Some days I guess that I’m just destined to have more questions than answers. I still don’t know whether I own a finger bowl – and I’m now wondering whether people actually ended meals with two desserts a hundred years ago – a “main” dessert and a secondary dessert (bonbons, nuts).
Some fruits bring back warm memories of my younger days. Huckleberries are one of those fruits. I haven’t seen a huckleberry in decades, but they are a fruit of memories.
My father loved to pick huckleberries – or, as we often called them, wild blueberries. Dad worked hard all week farming, but found picking huckleberries relaxing and would often go to the mountains on sunny Sunday summer afternoons to pick them. He’d bring home buckets of the most lush berries. The huckleberries were smaller than store-bought blueberries and bursting with taste. We ate the fresh huckleberries by the handful, and made many wonderful baked goods. A favorite was huckleberry muffins.
So. when I recently came across a hundred-year-old recipe for Blueberry or Huckleberry Muffins, I had to give it a try for memory sake – even though I used blueberries instead of huckleberries.
The recipe was a winner. The muffins were easy to make and delightful.
Here is the original recipe:
One teaspoon salt seemed like a lot of salt for this recipe, so I reduced the salt to 1/2 teaspoon. I also used butter instead of shortening.
If desired, first coat the blueberries/huckleberries with flour. (Some assert that berries are less likely to sink to the bottom of the batter if coated in flour). To coat: In a separate bowl, toss the berries in flour to coat. Set aside
Preheat oven to 400° F. Combine flour, baking powder, salt, and sugar in a bowl. Add milk, eggs, and shortening; stir until combined. Then gently stir the blueberries or huckleberries into the batter.
Grease muffin tins (or use paper liners), and then fill each muffin cup approximately 2/3 full with batter. Bake for approximately 30 minutes or until lightly browned.
Is it important to wash fruit before eating? Of course, the answer is “yes.” According to the National Health Service:
It is always advisable to wash all fruit and vegetables before you eat them to ensure they are clean and to help remove bacteria from the outside.
Similar advice has been around for a long time. According to a 1920 home economics textbook:
All fruits that are eaten raw should be thoroughly washed. One never knows what has come in contact with the fruit through the handling or from exposure to the dirt and dust of the streets.
Even oranges, grapefruit, lemons, bananas, and melons, whose skins are to be discarded, should be washed and wiped to remove surface dirt. Small fruits such as grapes and berries should be thoroughly rinsed just before serving; they should never be allowed to stand in water.
Household Arts for Home and School (1920) by Anna M. Cooley and Wilhelmina H. Spohr
Shortening is made by hydrogenating soybean, canola, or other oils to make them solid and shelf-stable. Today there is a debate about whether shortening is good or bad. A hundred-years-ago Crisco, which is a shortening, was the “new kid on the block,” and its manafacturer had to convince cooks that it was better than lard and other animal fats.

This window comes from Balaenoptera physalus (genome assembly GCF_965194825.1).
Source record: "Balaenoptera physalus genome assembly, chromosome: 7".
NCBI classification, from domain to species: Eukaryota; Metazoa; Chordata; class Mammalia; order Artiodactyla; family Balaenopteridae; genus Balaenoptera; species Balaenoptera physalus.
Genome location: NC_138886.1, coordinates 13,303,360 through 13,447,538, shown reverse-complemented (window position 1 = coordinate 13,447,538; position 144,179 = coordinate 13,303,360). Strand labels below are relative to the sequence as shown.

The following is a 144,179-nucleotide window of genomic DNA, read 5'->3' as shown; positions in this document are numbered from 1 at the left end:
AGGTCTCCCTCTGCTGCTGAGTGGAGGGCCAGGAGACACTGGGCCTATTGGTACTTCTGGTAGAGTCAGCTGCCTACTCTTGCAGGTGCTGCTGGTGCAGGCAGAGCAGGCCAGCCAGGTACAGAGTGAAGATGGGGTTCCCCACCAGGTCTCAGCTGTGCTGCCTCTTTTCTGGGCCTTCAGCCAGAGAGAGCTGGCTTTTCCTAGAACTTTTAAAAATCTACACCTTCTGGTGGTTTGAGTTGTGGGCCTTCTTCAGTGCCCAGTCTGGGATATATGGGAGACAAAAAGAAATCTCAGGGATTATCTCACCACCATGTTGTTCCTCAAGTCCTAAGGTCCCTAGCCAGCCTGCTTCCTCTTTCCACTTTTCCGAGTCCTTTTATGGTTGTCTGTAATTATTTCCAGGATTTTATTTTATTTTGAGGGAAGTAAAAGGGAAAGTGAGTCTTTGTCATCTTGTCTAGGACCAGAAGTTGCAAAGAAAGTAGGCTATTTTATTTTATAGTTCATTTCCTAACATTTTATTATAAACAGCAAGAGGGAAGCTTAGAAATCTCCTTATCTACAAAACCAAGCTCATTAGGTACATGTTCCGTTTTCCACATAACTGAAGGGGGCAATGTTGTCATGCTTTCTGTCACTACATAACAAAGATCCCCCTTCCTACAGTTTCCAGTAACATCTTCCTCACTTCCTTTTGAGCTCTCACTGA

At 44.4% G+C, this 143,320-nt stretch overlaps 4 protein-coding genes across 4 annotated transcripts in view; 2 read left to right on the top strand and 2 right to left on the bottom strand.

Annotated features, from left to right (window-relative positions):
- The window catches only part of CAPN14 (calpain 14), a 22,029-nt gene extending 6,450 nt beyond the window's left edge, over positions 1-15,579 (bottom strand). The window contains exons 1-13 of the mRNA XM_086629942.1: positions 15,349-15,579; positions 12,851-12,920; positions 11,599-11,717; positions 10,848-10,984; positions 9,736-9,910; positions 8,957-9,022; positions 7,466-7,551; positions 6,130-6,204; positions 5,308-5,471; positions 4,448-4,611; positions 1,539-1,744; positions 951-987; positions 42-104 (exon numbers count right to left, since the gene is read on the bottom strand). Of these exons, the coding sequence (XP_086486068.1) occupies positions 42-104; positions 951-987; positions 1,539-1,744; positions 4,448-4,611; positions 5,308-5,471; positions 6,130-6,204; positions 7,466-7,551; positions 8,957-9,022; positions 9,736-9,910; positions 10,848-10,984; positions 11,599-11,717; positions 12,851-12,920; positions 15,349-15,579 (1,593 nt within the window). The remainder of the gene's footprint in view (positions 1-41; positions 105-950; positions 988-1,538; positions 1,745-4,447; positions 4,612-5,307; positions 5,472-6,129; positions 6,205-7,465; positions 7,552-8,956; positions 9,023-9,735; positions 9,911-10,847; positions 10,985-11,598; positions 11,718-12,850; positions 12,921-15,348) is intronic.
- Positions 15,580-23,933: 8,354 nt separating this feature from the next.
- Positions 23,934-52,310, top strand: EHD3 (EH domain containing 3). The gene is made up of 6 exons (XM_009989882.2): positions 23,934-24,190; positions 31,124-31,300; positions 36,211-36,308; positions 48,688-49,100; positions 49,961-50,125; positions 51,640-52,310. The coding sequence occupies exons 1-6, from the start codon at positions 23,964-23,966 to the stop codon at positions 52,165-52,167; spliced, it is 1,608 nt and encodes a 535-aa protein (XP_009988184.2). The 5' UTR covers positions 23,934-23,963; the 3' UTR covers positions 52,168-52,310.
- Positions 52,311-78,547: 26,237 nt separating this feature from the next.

Back then lard and other animal fats were generally produced by local farmers – so there were variations in the characteristics and quality. To convince cooks to switch to Crisco, advertisements focused on its wholesoness and purity. Here is what a 1920 promotional cookbook for Crisco said:
Why Crisco with a Balanced Diet
Solomon was one of the keenest observers in all history. Referring to the good woman he said: “She looketh well to the ways of her household.”
Certainly good cookery is one of the most important of the things worthwhile in life and Crisco has been a contributing factor to the comfort and gratification of countless housewives and chefs who seek for delicacy and wholesomeness of their own cooking. Undoubtedly many lives are shortened by unwise choice of foods. Many others suffer handicaps in depleted energy through indigestion and malnutrition resulting from ill-prepared or badly-balanced foods.
Crisco is so wholesome in itself it may be used with perfect assurance that it will aid in the preparation of a chosen diet that will not only be well balanced but possess those qualities of tastiness and daintiness for which every good cook has striven from the days of Epicurus at his luxurious feasts.
The stomach is the human laboratory in which all chemical changes in food take place, either for weal or woe. Crisco is so clean and pure it always blends nicely with the right food combinations likely to remove causes of so many internal digestive troubles and consequent misery. To the American housewife we say try Crisco in your own cooking.
You will find how delicious and dainty the natural flavors of many foods can readily be when prepared with Crisco and thus tasted at their very best. And you will have the satisfaction of knowing that you are using the kind of cooking fat necessary for wholesome, well-balanced meals.
If there is any question, you may desire to ask on dietary problems or cooking, feel perfectly free to write us and ask us. Our Bureau of Household Service will gladly advise you, for it is maintained in the interests of better cooking and happier homes.
Yours very sincerely,
The Procter & Gamble Company
Source: Balance Daily Diet (1920) by Janet McKenzie Hill